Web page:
Cover image for Interpreting NAFTA : the science and art of political analysis
Interpreting NAFTA : the science and art of political analysis
Mayer, Frederick.
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Publication Information:
New York : Columbia University Press, [1998]

Physical Description:
xiv, 374 pages ; 24 cm
Electronic Access:
Table of contents

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HF1746 .M338 1998 Adult Non-Fiction Central Closed Stacks

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The free trade agreement between the United States and Mexico was initially negotiated in 1990 and final ratified in 1993, even though it faced intense US public opposition during this period. Fears of losing American jobs and national sovereignty, and concerns about exploitation of Mexican workers and the environment brought together a coalition that included labour unions, environmental groups, and such unlikely allies as Ross Perot, Jesse Jackson and Pat Buchanan. Only through a co-ordinated series of concessions and an intense campaign to reassure the public was the North American Free Trade Agreement finally ratified by Congress.

Reviews 1

Choice Review

Mayer has produced an excellent political economy treatise on the conceptualization and launch of the North American Free Trade Agreement--probably the definitive treatment of the subject available today. He begins with a framework of political analysis into which NAFTA is set as a major economic and political initiative, together with its underlying justification in the theory of economic integration and its foundation in hard-fought American domestic politics. He then covers in fine detail the actual negotiations, focusing on Mexico, and the political dimensions on both sides, pitting economic interests against each other in a fairly predictable way (according to international trade theory) but with plenty of unpredictability as each interest group jockeyed to achieve political influence. Much of this was reflected in the debates on fair labor practices and environmental protection. The final two chapters concern the ratification process and a worthwhile political diagnosis of the outcome. Political scientists will value this volume for its strong foundation in the concepts of modern international relations, while economists will value it for broadening their horizons on the complexities and realities of international trade negotiations. Excellent bibliography. Highly recommended for college and university libraries. I. Walter; New York University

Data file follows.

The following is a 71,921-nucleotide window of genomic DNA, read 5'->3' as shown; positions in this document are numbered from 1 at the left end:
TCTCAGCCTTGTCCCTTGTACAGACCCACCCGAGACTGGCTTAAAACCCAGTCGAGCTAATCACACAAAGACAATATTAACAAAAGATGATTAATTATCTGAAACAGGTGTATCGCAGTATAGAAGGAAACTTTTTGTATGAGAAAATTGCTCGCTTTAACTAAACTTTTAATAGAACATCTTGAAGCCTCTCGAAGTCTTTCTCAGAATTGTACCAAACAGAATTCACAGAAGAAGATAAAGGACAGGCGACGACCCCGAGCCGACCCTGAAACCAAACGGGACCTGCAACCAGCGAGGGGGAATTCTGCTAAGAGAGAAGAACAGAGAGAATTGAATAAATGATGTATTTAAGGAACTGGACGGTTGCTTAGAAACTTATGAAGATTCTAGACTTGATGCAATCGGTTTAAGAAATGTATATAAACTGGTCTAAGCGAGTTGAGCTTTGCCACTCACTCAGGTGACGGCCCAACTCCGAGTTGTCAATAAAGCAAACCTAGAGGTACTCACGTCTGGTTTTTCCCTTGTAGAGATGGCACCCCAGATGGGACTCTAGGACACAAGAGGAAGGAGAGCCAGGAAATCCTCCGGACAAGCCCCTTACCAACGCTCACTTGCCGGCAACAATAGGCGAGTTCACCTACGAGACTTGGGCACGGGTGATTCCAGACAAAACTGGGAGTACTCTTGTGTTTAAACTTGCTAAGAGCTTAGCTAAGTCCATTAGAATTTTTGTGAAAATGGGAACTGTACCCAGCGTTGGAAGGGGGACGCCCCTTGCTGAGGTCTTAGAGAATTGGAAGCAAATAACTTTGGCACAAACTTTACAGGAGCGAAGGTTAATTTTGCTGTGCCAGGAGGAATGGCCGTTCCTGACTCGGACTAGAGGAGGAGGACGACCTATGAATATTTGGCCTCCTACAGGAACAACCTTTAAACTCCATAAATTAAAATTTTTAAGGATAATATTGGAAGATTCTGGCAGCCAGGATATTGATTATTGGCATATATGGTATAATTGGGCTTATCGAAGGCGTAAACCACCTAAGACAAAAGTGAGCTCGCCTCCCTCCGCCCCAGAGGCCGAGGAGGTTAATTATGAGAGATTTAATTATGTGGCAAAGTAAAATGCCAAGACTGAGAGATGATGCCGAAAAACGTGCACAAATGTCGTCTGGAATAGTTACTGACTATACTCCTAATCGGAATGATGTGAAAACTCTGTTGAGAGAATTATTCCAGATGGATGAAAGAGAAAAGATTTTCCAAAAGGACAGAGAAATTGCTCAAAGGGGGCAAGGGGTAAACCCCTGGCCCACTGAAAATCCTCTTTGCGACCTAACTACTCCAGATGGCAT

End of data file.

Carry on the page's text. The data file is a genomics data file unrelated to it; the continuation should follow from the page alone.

Table of Contents

1 Introduction
2 A Framework for Political Analysis
3 Why a North American Free Trade Agreement?
Interpreting the Decision to Negotiate
The Uses and Limits of International Theory
4 Domestic Politics Matters: The Fast Track Fight
Interpreting the Domestic Politics of Decision
The Role of Institutions and Interests
5 Two-Level Bargaining: The NAFTA Negotiation
Interpreting International Negotiations
Domestic Politics and International Bargaining
6 Making Side Issues Central: The Labor and Environment Negotiations
Interpreting the Side Negotiations: Issue Linkage, Deep Nesting, and the Political Context
7 Symbolic Politics: Growing Grassroots Opposition
Interpreting Grassroots Opposition
The Markets for Meaning
8 Diagnosis and Strategy: The Campaign for NAFTA
Interpreting the Victory
Political Diagnosis and Political Strategy
9 Conclusions